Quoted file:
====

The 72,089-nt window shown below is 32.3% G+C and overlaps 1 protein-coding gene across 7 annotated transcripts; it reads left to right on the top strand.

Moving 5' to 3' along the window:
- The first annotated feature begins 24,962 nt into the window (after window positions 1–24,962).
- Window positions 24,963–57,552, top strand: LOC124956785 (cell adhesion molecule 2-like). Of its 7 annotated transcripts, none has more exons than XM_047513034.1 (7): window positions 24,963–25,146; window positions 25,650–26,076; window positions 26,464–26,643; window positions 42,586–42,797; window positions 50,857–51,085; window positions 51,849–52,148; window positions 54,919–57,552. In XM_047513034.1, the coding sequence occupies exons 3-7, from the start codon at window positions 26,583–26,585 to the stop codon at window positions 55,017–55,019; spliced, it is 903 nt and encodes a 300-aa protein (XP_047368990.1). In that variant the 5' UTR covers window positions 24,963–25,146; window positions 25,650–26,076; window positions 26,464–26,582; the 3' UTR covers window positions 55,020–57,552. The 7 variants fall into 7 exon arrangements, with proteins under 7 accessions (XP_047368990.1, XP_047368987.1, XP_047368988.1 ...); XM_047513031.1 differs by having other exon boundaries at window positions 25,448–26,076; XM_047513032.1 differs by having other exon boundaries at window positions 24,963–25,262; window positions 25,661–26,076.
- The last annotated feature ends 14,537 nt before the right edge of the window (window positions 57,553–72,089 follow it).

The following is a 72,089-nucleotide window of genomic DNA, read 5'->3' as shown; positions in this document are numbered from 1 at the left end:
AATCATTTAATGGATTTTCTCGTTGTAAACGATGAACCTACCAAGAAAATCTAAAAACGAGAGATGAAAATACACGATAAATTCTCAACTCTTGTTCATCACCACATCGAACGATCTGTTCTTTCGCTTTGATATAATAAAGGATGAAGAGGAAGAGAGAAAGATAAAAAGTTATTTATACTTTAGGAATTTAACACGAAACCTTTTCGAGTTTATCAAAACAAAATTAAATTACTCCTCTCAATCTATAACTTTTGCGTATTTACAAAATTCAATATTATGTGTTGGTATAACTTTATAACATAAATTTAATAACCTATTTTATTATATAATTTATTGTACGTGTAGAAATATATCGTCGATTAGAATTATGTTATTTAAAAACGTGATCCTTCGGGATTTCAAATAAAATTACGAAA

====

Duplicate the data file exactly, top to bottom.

The 72,089-nt window shown below is 32.3% G+C and overlaps 1 protein-coding gene across 7 annotated transcripts; it reads left to right on the top strand.

Moving 5' to 3' along the window:
- The first annotated feature begins 24,962 nt into the window (after window positions 1–24,962).
- Window positions 24,963–57,552, top strand: LOC124956785 (cell adhesion molecule 2-like). Of its 7 annotated transcripts, none has more exons than XM_047513034.1 (7): window positions 24,963–25,146; window positions 25,650–26,076; window positions 26,464–26,643; window positions 42,586–42,797; window positions 50,857–51,085; window positions 51,849–52,148; window positions 54,919–57,552. In XM_047513034.1, the coding sequence occupies exons 3-7, from the start codon at window positions 26,583–26,585 to the stop codon at window positions 55,017–55,019; spliced, it is 903 nt and encodes a 300-aa protein (XP_047368990.1). In that variant the 5' UTR covers window positions 24,963–25,146; window positions 25,650–26,076; window positions 26,464–26,582; the 3' UTR covers window positions 55,020–57,552. The 7 variants fall into 7 exon arrangements, with proteins under 7 accessions (XP_047368990.1, XP_047368987.1, XP_047368988.1 ...); XM_047513031.1 differs by having other exon boundaries at window positions 25,448–26,076; XM_047513032.1 differs by having other exon boundaries at window positions 24,963–25,262; window positions 25,661–26,076.
- The last annotated feature ends 14,537 nt before the right edge of the window (window positions 57,553–72,089 follow it).

The following is a 72,089-nucleotide window of genomic DNA, read 5'->3' as shown; positions in this document are numbered from 1 at the left end:
AATCATTTAATGGATTTTCTCGTTGTAAACGATGAACCTACCAAGAAAATCTAAAAACGAGAGATGAAAATACACGATAAATTCTCAACTCTTGTTCATCACCACATCGAACGATCTGTTCTTTCGCTTTGATATAATAAAGGATGAAGAGGAAGAGAGAAAGATAAAAAGTTATTTATACTTTAGGAATTTAACACGAAACCTTTTCGAGTTTATCAAAACAAAATTAAATTACTCCTCTCAATCTATAACTTTTGCGTATTTACAAAATTCAATATTATGTGTTGGTATAACTTTATAACATAAATTTAATAACCTATTTTATTATATAATTTATTGTACGTGTAGAAATATATCGTCGATTAGAATTATGTTATTTAAAAACGTGATCCTTCGGGATTTCAAATAAAATTACGAAA